Chris Jones, Chief Executive of the City & Guilds Group, a global leader in skills development, said: “Time and time again, parents are shown to have the most influence on young people. But parents just don’t know enough about all the different career options available. That’s why it’s not surprising that so many of them want their children to go to university; for too long, it was portrayed as the best and only route to success. “Young people need the opportunity to explore their options and discover exactly what route is right for them – whether it’s an apprenticeship, going straight into employment or pursuing a degree. “That’s why The Skills Show is such an important event. It gives young people – and parents – the chance to experience a whole range of different careers. I urge parents to come to the event and see for themselves the opportunities that vocational qualifications and apprenticeships can offer.”
Ross Maloney, Chief Executive, Find a Future, which manages The Skills Show said: “Our conversations with parents have shown that not only are they concerned about their children not knowing where to access high quality careers advice but also that they are unsure of all the different options that exist. This is why at Find a Future we are committed to providing young people and their parents with the chance to get excited about the world of work through hands-on experiential activities and skills competitions at The Skills Show and The Skills Show Experience, enabling them to make informed choices about their futures.”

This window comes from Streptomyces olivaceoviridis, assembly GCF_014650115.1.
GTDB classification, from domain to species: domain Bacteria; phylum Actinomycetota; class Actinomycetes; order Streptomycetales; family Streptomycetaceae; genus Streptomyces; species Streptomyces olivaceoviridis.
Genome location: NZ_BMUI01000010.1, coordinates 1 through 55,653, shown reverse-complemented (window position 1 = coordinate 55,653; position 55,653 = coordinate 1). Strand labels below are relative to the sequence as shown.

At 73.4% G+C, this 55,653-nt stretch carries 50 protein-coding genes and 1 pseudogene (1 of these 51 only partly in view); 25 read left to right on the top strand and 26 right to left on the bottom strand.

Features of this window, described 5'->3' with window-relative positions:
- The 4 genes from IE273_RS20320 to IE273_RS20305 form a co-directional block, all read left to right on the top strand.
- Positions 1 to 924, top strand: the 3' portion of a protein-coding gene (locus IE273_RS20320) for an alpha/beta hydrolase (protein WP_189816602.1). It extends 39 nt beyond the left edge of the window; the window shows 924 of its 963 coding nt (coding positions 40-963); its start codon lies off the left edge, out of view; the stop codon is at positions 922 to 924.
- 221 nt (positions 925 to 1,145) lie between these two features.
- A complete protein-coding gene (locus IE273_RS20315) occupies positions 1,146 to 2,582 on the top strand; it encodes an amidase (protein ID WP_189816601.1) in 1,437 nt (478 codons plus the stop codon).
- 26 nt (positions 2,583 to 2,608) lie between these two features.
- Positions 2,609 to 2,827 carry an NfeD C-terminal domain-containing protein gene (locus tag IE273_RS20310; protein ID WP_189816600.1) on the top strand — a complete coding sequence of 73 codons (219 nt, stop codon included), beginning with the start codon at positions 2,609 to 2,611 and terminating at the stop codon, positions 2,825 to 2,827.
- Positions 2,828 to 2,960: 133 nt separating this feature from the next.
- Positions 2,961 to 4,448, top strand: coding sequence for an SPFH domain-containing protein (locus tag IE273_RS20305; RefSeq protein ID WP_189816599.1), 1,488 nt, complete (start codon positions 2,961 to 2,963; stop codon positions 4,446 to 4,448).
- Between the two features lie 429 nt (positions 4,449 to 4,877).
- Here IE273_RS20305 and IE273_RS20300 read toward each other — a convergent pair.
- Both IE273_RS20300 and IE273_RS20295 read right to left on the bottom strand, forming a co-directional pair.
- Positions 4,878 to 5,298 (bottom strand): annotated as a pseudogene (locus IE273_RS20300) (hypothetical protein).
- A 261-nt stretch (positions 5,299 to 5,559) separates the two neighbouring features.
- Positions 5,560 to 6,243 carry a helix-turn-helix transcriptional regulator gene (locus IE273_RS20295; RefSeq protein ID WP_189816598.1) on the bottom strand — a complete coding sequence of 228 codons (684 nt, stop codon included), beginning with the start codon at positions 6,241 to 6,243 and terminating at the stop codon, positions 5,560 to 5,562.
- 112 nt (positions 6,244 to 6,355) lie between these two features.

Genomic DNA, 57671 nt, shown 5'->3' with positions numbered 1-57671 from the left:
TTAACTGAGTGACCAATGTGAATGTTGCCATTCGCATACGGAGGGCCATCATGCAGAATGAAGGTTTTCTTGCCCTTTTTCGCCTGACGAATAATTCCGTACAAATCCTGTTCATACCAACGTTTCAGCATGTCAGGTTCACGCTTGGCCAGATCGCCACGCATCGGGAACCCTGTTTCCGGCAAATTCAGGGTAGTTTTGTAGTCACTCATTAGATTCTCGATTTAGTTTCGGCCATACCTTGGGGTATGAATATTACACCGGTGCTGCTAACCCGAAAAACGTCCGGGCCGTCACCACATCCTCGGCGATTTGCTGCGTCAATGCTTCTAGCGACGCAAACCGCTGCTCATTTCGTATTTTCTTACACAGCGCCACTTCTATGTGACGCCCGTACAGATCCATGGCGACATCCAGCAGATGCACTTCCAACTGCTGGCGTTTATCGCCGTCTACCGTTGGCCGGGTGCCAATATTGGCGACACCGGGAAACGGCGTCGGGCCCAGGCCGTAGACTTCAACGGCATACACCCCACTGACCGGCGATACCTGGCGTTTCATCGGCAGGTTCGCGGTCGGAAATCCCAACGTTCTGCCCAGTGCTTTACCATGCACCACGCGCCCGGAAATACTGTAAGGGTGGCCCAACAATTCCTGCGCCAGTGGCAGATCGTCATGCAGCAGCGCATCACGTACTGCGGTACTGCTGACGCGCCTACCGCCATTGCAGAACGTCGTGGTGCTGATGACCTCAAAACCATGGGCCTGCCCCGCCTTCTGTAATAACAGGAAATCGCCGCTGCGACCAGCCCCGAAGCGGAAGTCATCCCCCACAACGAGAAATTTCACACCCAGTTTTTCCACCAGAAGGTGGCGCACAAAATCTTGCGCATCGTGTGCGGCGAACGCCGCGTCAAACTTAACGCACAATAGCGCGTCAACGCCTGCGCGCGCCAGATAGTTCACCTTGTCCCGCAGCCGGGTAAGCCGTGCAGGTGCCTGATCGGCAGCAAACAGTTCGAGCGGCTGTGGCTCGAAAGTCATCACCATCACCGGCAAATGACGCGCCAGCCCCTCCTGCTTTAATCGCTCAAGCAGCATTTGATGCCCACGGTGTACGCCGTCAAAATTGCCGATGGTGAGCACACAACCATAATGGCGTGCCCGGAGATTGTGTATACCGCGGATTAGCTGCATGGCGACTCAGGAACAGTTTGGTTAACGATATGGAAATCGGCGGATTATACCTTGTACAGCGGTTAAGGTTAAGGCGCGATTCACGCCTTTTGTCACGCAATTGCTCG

Amy Treasure, a mum of three and author of the ‘Mr and Mrs plus Three’ blog about family life said: “I will definitely be taking my children along to The Skills Show so that they can see for themselves the many opportunities available to them. I’m not equipped to give them all the information they need when it comes to making choices about their future career and that’s why The Skills Show is such an excellent resource. I trust my children to choose the path that is right for them, whether it’s an academic or a vocational one. I just want them to be aware of all their options and able to make an informed decision.”
The research has been released ahead of The Skills Show (www.theskillsshow.com), which takes place from 13 – 15 November. As the UK’s largest skills and careers event, it’s an opportunity for young people to meet employers and discover career opportunities. END All figures, unless otherwise stated, are from YouGov Plc. Total sample size was 3,566 parents with children of any age. Fieldwork was undertaken between 18th-22nd September 2014. The survey was carried out online. The figures have been weighted and are representative of all GB adults (aged 18+).